We all reach a point in our lives where our decisions inevitably create profound changes in our hearts, our minds, and our world. In many cases, fear can be the charging force pushing the direction of our thoughts, dictating our movements. Sometimes our fears are hidden. Sometimes we are simply not ready to confront them.
But eventually, we all come to a crossroads where we need to make life-changing decisions, regardless of our fears. At this point, the direction of our movement must encompass confronting our hidden fears and the other feelings that play a powerful role in our decision-making.
Fear of the unknown can shake our resolve in moving forward as we begin to face the heart-pounding moments that inform our actions.
Our decisions are unconsciously influenced by our experiences during childhood, adolescence, and adult life. We grow up in survival mode, learning to protect ourselves from the verbal, physical, and emotional onslaught of our parents, siblings, teachers, schoolyard bullies, and others.
These learned survival traits compound and confuse our thinking of who we are and the direction of our lives. They affect our daily actions, at times giving us distressing results in our confrontations, causing us to begin asking more contemplative questions at new crossroads: How do I decide what to do? What is my problem? Where do I look for helpful information? Why is it so important to know about my past? Who can help me with my decisions? When should I begin the search? Such thoughts radiate through our decision-making both internally and outwardly.
As we walk through life, we carry our failures, losses, hurts, and other issues experienced while growing up with family or alone. We ask ourselves, “Am I any good? Am I worthwhile? Am I broken?”
Whether we are sitting in our car at a crossroad to an unknown destination or at a crossroad in our mind confronting a fear resulting from an experience, can we determine who we are and what we are all about? What does all of this mean for us?
It means courage. As we walk through life, we carry our failures, losses, hurts, and other issues experienced while growing up with family or alone. We ask ourselves, “Am I any good? Am I worthwhile? Am I broken?”
These are scary and real questions that may present themselves at a crossroad. How do we explore thoughts and confront fears resulting from our actions, or the actions of others that have affected our lives?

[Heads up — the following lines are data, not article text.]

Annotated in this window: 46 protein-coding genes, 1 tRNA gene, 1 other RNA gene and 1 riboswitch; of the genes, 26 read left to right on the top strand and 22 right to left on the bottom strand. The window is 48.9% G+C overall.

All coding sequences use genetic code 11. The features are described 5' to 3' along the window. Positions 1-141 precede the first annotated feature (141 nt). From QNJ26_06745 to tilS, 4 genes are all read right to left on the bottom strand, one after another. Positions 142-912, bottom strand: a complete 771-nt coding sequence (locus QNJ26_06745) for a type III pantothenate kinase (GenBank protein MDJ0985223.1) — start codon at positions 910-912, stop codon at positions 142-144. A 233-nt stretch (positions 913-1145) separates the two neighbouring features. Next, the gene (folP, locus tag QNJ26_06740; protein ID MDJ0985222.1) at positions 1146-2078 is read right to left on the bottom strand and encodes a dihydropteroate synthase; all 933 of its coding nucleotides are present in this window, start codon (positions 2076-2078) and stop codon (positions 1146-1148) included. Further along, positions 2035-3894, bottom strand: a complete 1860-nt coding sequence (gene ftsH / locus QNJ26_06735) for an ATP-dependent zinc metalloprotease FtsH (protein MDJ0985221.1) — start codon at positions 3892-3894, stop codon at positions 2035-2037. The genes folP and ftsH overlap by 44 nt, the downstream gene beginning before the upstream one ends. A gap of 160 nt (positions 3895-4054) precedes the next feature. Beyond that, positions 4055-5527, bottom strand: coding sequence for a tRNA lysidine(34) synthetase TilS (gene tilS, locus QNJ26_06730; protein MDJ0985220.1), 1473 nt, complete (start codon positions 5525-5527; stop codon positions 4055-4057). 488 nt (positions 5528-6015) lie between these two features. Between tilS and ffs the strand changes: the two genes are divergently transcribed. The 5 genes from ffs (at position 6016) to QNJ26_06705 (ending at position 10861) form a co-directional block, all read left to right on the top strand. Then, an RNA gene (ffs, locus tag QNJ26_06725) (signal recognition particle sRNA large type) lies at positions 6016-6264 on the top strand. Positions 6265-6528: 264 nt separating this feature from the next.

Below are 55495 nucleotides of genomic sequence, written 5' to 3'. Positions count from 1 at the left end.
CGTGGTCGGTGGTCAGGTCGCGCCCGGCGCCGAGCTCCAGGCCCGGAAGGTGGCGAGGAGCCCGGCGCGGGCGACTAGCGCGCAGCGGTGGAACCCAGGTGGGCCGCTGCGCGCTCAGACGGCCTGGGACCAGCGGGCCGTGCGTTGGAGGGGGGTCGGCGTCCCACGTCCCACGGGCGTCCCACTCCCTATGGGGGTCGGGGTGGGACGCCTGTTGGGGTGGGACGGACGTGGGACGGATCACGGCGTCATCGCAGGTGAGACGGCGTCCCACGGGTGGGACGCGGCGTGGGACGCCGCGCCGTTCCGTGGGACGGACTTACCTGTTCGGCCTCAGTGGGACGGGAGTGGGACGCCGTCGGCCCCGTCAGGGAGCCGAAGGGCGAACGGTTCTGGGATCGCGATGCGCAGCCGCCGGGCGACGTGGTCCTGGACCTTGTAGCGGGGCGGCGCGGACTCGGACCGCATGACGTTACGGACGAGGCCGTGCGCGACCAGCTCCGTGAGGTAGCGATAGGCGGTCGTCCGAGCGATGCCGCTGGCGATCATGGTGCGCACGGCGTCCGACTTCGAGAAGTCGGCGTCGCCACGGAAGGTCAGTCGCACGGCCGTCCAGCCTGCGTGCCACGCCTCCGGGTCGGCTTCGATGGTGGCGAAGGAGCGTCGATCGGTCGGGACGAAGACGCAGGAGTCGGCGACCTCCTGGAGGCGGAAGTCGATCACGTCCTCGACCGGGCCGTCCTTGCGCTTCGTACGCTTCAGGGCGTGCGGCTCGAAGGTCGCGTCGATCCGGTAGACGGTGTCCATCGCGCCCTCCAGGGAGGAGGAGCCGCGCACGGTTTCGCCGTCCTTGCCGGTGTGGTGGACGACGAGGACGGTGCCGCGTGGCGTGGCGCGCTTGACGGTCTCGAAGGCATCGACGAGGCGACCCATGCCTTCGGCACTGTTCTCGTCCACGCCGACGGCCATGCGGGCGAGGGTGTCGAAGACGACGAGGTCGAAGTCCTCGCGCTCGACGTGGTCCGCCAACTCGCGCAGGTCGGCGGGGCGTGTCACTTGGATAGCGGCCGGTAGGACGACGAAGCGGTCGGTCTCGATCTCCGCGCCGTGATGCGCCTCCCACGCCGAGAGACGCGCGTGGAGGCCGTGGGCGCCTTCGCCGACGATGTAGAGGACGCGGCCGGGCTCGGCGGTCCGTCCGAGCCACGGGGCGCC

Here are four simplified steps that can help:
- One needs to explore the ways we protect ourselves unconsciously from the anxiety of recognizing singular or multiple traumatic events that have shaped our decision-making. We do this to defend against a fear or other troubling emotion which becomes the catalyst for our actions.
- In my therapeutic experience, when looking at unconscious fears that interfere with our decision-making, it’s advisable to attempt to understand one issue at a time. Otherwise, we may experience frustration, aggravation, and other emotions, resulting in nothing being done at all.
- Once the issue is brought into the light, exploration of our feelings can be utilized using “who,” “what,” “where,” “when,” and “why” to try to understand how our unconscious manipulates our thoughts and emotions. Recognizing our basic emotions and understanding them is just as important as being able to accept the defenses we utilize in protecting our fears. We often experience interacting emotions, producing thoughts that may result in anxiety, anger, apathy, despair, doubt, and indecision. We direct ourselves to play out emotional entanglements by interjecting ourselves into circumstances we have unconsciously designed. The emotions and fears we deal with unconsciously affect the decisions we make as we travel forward into the crossroads of our lives.
- Once we understand our feelings and survival techniques, goals can be visualized, empowering us to resolve the fears that have impeded our decisions. In turn, we are able to move forward. The many crossroads encountered in life can help us strengthen our belief about ourselves.
The most recent crossroad I have confronted was related to heart surgery. It was determined on the operating table that the surgery could not be performed because my heart was covered by plaque, closing my aortic valve by more than two-thirds. If surgery continued, a stroke most likely would have occurred since the procedure for this type of surgery was so recently developed.
Afterward, I was informed there are surgeons currently in training to perform this next level of operation. So I wrestled with two decisions: Wait for the training to finish and risk having the surgery, or do nothing and let go.
This life decision was not easy, as it affected not just myself but my family. In the end, I elected to let go of the surgery. In coming to terms with this decision, I have become more comfortable with managing this arduous crossroad.
The life-changing decisions and crossroads we experience are different for all of us. Trying to use complicated methods to explore our issues can result in the opposite of the desired goal. A simplified approach to understanding who and what we are about may have a greater positive influence on the changes in our life and the decisions we make.
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